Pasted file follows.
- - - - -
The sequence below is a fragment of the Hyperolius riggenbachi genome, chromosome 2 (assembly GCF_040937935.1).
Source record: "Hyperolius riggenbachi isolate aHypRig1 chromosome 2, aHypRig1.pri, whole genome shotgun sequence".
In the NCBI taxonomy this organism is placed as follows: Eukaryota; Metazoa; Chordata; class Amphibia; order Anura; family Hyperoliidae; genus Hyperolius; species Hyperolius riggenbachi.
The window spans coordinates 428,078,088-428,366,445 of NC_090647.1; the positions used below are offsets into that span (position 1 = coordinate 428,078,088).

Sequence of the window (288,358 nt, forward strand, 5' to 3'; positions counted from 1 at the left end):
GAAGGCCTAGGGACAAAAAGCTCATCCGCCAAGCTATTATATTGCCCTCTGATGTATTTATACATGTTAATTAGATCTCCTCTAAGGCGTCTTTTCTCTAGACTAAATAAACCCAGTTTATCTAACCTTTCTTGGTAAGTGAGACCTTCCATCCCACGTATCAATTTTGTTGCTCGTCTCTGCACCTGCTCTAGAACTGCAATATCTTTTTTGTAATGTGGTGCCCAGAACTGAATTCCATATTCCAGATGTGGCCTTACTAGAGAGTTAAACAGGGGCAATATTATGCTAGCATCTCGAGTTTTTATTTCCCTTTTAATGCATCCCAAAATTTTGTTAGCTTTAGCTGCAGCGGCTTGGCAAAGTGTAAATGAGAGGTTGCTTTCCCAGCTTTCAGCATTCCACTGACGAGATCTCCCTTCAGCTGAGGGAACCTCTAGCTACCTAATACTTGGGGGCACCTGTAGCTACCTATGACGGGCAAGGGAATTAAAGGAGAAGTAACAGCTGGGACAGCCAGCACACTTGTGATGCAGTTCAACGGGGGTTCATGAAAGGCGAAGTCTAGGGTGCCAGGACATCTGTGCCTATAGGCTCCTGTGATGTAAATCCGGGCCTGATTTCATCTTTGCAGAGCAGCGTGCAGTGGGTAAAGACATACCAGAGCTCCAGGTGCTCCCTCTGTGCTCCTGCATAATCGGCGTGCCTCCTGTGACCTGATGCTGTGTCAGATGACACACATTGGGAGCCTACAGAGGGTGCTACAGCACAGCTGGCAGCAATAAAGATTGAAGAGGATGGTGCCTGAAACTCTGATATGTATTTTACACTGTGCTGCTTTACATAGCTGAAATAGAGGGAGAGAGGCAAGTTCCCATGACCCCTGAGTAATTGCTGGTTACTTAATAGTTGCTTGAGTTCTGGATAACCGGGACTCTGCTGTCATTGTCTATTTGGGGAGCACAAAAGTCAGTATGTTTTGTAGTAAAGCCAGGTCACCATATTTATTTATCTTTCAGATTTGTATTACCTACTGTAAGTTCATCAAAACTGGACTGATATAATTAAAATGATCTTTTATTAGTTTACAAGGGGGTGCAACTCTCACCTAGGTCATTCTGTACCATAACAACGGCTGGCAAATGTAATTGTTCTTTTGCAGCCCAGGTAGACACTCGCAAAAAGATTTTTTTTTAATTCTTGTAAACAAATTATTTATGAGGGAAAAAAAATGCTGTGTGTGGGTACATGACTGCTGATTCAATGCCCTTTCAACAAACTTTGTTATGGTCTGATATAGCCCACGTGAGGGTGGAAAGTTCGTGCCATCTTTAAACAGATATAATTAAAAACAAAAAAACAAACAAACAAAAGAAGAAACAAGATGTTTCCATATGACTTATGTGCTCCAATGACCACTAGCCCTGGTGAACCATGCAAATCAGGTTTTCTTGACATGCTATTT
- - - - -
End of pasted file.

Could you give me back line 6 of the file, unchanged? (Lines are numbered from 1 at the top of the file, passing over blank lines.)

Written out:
GAAGGCCTAGGGACAAAAAGCTCATCCGCCAAGCTATTATATTGCCCTCTGATGTATTTATACATGTTAATTAGATCTCCTCTAAGGCGTCTTTTCTCTAGACTAAATAAACCCAGTTTATCTAACCTTTCTTGGTAAGTGAGACCTTCCATCCCACGTATCAATTTTGTTGCTCGTCTCTGCACCTGCTCTAGAACTGCAATATCTTTTTTGTAATGTGGTGCCCAGAACTGAATTCCATATTCCAGATGTGGCCTTACTAGAGAGTTAAACAGGGGCAATATTATGCTAGCATCTCGAGTTTTTATTTCCCTTTTAATGCATCCCAAAATTTTGTTAGCTTTAGCTGCAGCGGCTTGGCAAAGTGTAAATGAGAGGTTGCTTTCCCAGCTTTCAGCATTCCACTGACGAGATCTCCCTTCAGCTGAGGGAACCTCTAGCTACCTAATACTTGGGGGCACCTGTAGCTACCTATGACGGGCAAGGGAATTAAAGGAGAAGTAACAGCTGGGACAGCCAGCACACTTGTGATGCAGTTCAACGGGGGTTCATGAAAGGCGAAGTCTAGGGTGCCAGGACATCTGTGCCTATAGGCTCCTGTGATGTAAATCCGGGCCTGATTTCATCTTTGCAGAGCAGCGTGCAGTGGGTAAAGACATACCAGAGCTCCAGGTGCTCCCTCTGTGCTCCTGCATAATCGGCGTGCCTCCTGTGACCTGATGCTGTGTCAGATGACACACATTGGGAGCCTACAGAGGGTGCTACAGCACAGCTGGCAGCAATAAAGATTGAAGAGGATGGTGCCTGAAACTCTGATATGTATTTTACACTGTGCTGCTTTACATAGCTGAAATAGAGGGAGAGAGGCAAGTTCCCATGACCCCTGAGTAATTGCTGGTTACTTAATAGTTGCTTGAGTTCTGGATAACCGGGACTCTGCTGTCATTGTCTATTTGGGGAGCACAAAAGTCAGTATGTTTTGTAGTAAAGCCAGGTCACCATATTTATTTATCTTTCAGATTTGTATTACCTACTGTAAGTTCATCAAAACTGGACTGATATAATTAAAATGATCTTTTATTAGTTTACAAGGGGGTGCAACTCTCACCTAGGTCATTCTGTACCATAACAACGGCTGGCAAATGTAATTGTTCTTTTGCAGCCCAGGTAGACACTCGCAAAAAGATTTTTTTTTAATTCTTGTAAACAAATTATTTATGAGGGAAAAAAAATGCTGTGTGTGGGTACATGACTGCTGATTCAATGCCCTTTCAACAAACTTTGTTATGGTCTGATATAGCCCACGTGAGGGTGGAAAGTTCGTGCCATCTTTAAACAGATATAATTAAAAACAAAAAAACAAACAAACAAAAGAAGAAACAAGATGTTTCCATATGACTTATGTGCTCCAATGACCACTAGCCCTGGTGAACCATGCAAATCAGGTTTTCTTGACATGCTATTT